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A theory of its origin is that Raja Anang Pal might have brought this pillar to Delhi. Another theory claims that this pillar was placed by Raja Dhruva in the 4th century A.D. Today this scientific marvel graces the vicinity of the renowned Qutub Minar within the Mehrauli Archaeological Park. The pillar stands as a symbol of the metallurgical competence of early Indians. To date, the world is astounded by this pillar that does not rust or decompose. Scientists are still struggling to unravel its secrets. 

Tomars’ ‘Dilli’ to the British Delhi

Origin of Delhi & Tomars | Our Heritage
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An old tradition traces the origins of Dhilli or Dilli to Raja Dhilu or Dillu. This potentially marks its foundation at the outset of the first millennium A.D. However, a more widely accepted theory places the birth of the initial city around the mid-8th century A.D. This event is attributed to the Tomar Rajputs, who named the settlement Dilli, Dhilli, or Dhillika. This particular theory gains prominence as it aligns with historical and archaeological evidence of the Tomar dynasty’s influence in the region during that period.

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In 2007, the Red Fort cecame a UNESCO World Heritage Site. However, a somber reality accompanies this recognition. Currently, only 20% of the original Red Fort Complex is accessible to visitors and history buffs. The British transformed significant portions of the fort into their military camp during their rule of India. This unfortunate turn of events altered the landscape of this grand edifice. However, while the transformation diminished its glory, the significance of the Lal Qila in the hearts of ‘Dilliwale’ remains.

Conclusion

While the Red Fort’s Tomar origins are slowly being recognized and accepted, it is crucial to question the prevailing narrative that attributes its creation solely to the Mughals. This narrative oversimplifies the complex history of India. It also showcases how certain ‘ditortians’ placed undue credit on the invaders or enslavers of India. Their attempt to overshadow or downplay the endeavors of the Tomar dynasty in shaping the foundations of Lal Qila’s architectural marvel is obvious to modern Indians.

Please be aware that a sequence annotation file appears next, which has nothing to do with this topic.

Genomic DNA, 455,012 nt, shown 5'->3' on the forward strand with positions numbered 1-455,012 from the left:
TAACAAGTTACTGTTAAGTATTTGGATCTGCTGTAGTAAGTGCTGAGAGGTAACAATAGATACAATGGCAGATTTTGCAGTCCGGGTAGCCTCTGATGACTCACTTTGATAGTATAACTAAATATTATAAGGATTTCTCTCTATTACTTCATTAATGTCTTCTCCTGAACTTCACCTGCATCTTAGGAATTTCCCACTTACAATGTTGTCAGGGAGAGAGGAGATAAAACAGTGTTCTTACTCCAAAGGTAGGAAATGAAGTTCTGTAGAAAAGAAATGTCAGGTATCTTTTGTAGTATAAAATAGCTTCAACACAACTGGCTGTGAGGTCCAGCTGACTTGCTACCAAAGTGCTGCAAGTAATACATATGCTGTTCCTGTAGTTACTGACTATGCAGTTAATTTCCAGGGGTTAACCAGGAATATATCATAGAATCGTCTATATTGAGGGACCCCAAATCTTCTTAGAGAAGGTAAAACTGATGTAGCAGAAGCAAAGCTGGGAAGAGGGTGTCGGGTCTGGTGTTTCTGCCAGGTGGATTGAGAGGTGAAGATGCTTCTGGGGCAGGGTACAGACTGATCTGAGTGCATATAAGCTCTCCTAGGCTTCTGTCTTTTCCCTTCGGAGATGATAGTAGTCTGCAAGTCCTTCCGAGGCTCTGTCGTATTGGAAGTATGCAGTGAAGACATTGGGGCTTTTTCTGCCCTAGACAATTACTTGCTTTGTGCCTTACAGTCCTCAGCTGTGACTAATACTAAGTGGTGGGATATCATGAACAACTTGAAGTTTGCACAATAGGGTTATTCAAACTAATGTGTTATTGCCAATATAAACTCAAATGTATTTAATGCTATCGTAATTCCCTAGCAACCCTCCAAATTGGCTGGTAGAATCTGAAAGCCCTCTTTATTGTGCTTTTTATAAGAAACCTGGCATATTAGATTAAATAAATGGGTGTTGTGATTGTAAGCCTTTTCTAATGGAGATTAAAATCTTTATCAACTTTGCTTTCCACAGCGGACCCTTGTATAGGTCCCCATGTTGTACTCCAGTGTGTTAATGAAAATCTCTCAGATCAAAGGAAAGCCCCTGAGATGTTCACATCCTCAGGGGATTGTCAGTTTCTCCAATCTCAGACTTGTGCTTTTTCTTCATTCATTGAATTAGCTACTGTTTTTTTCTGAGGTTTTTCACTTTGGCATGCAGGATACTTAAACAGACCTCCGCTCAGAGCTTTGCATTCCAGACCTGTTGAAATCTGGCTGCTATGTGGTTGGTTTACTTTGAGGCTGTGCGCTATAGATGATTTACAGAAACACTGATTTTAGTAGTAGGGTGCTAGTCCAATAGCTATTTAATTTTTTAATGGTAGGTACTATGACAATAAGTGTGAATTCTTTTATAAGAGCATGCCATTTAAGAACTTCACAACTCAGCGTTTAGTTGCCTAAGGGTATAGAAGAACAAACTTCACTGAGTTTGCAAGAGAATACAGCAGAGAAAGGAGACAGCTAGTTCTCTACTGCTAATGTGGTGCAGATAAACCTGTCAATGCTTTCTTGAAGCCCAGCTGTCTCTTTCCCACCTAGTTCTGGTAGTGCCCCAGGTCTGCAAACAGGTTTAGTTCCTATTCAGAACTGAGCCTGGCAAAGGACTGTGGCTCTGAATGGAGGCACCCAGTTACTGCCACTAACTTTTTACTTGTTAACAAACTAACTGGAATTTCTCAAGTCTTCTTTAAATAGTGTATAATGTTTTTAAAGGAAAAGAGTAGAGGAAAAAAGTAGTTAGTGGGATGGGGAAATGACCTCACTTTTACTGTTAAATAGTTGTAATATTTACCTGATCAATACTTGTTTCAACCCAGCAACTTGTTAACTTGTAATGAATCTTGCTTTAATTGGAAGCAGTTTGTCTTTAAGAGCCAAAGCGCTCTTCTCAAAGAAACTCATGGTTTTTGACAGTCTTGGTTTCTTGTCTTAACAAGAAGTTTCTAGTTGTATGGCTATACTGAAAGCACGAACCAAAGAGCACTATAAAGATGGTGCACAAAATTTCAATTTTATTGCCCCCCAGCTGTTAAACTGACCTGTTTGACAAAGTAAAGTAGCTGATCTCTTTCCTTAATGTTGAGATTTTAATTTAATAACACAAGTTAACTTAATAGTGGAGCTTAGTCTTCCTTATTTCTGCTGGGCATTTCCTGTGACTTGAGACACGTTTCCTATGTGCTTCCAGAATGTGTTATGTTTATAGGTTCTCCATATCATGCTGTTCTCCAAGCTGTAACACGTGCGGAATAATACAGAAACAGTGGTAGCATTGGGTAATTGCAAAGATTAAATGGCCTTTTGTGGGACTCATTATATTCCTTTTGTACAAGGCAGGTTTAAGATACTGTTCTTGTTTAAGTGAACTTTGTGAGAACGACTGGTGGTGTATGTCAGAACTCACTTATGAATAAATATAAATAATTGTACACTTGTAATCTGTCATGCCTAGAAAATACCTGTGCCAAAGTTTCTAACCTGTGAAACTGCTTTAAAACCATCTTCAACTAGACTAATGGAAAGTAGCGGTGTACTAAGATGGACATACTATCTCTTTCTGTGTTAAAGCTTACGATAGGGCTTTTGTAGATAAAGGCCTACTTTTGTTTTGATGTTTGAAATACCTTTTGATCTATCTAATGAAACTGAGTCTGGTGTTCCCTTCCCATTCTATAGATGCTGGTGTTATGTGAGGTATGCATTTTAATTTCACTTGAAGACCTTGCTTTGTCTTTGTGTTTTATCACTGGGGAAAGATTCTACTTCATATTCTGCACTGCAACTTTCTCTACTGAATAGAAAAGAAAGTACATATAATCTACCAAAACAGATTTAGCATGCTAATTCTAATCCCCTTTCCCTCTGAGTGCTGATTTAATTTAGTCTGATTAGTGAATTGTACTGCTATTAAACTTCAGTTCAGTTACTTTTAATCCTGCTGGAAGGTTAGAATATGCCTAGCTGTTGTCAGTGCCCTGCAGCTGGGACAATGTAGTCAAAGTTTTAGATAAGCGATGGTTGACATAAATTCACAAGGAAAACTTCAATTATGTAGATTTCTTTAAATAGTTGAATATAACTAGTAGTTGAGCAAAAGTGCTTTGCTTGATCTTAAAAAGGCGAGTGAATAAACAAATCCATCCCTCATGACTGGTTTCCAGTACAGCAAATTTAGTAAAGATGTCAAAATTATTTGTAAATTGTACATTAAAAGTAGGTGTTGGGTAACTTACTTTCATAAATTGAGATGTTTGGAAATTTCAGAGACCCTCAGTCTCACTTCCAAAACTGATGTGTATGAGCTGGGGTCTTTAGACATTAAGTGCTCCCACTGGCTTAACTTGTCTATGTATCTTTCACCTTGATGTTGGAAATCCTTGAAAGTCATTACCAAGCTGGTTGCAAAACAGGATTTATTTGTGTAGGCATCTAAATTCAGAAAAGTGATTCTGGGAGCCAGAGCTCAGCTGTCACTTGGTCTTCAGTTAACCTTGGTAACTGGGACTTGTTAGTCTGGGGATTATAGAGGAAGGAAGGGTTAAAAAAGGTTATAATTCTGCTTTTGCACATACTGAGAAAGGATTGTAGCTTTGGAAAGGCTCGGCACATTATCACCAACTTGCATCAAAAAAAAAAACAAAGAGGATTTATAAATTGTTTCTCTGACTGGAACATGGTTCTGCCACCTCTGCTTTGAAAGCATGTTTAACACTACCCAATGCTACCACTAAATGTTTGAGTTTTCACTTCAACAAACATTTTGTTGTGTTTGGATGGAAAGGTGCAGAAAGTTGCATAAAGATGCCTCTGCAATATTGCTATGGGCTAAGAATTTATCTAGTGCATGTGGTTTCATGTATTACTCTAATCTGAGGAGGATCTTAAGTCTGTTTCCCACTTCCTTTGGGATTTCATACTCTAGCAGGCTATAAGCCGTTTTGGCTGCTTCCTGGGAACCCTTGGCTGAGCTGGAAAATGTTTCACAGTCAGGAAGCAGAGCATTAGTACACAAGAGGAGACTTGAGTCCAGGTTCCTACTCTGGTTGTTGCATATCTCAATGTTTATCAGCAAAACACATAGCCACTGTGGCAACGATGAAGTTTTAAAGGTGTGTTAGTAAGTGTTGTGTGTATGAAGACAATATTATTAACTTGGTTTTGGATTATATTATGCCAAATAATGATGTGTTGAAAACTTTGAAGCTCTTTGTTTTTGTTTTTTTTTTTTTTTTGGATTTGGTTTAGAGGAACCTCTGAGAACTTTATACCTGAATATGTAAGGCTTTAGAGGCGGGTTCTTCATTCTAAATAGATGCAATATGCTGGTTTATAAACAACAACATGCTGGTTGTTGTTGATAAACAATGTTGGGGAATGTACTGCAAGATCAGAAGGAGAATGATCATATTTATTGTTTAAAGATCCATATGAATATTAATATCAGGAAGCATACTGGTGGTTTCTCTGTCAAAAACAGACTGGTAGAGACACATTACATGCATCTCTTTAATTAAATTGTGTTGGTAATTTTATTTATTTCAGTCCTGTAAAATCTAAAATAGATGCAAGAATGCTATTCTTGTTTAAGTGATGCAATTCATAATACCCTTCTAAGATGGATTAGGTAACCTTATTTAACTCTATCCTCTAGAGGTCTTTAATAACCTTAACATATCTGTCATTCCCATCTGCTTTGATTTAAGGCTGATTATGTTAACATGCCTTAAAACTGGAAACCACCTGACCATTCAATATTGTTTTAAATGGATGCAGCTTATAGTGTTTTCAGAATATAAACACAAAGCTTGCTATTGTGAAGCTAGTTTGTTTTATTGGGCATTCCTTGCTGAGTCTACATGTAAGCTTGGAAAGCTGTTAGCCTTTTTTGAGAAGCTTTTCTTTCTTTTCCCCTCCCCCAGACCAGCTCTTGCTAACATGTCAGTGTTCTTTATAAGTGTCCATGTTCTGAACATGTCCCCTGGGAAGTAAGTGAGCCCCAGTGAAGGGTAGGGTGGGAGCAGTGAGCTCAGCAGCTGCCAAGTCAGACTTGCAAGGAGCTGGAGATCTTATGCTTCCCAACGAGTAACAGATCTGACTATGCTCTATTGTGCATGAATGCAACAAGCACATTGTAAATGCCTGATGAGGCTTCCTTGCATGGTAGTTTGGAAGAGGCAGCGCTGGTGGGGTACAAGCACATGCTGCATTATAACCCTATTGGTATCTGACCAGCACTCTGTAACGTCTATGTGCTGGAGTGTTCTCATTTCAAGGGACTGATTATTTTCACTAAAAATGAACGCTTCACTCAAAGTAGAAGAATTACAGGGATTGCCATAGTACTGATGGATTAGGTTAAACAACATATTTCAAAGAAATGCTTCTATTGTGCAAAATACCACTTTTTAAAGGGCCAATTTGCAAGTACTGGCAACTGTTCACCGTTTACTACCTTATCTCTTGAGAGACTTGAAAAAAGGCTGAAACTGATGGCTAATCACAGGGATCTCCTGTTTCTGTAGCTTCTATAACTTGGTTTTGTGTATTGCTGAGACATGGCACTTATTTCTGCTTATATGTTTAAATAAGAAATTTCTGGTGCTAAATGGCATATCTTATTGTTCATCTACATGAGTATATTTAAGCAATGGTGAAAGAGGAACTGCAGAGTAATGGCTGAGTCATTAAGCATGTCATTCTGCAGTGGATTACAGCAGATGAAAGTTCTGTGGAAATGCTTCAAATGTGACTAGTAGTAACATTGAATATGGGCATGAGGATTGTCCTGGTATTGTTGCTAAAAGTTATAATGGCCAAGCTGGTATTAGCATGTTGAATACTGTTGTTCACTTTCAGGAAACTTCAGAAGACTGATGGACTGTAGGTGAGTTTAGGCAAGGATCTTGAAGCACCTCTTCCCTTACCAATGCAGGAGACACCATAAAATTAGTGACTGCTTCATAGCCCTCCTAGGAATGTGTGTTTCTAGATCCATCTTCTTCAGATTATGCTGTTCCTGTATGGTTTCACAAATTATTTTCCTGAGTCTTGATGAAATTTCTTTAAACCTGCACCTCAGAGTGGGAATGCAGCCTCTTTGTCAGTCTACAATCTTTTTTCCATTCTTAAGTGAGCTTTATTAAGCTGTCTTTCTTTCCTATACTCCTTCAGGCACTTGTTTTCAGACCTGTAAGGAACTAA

A correction to the narrative that enshrouds the Lal Qila is essential in the times of today. A more nuanced and comprehensive story of the fort should be spread to ensure that each Indian recognizes their true roots. The emerging true narratives help all Indians regain pride in the nation. It also helps Indians appreciate monument that were built by the sweat and blood of their forefathers millennia ago. The ingenuity and vision of the Tomar dynasty is usually ignored by ‘distortians’. Their contribution to what would eventually become one of India’s most iconic landmarks should be given its due cognizance. While the Mughal influence on Lal Qila is undeniable, acknowledging the fort’s Tomar origins is also essential to celebrate the diverse threads that weave the tapestry of India’s history.

 


 

References

  1. https://webthesis.biblio.polito.it/10717/1/tesi.pdf
  2. https://www.nios.ac.in/media/documents/SecICHCour/English/CH.13.pdf
  3. https://online.dda.org.in/mpd2041dda/_layouts/MPD2041FINALSUGGESTION/Vol%204.pdf
  4. https://epgp.inflibnet.ac.in/epgpdata/uploads/epgp_content/S000829IC/P001803/M027464/ET/1519191171P14-M20-Pre-MughalPaintingTraditionsinIndia-ET.pdf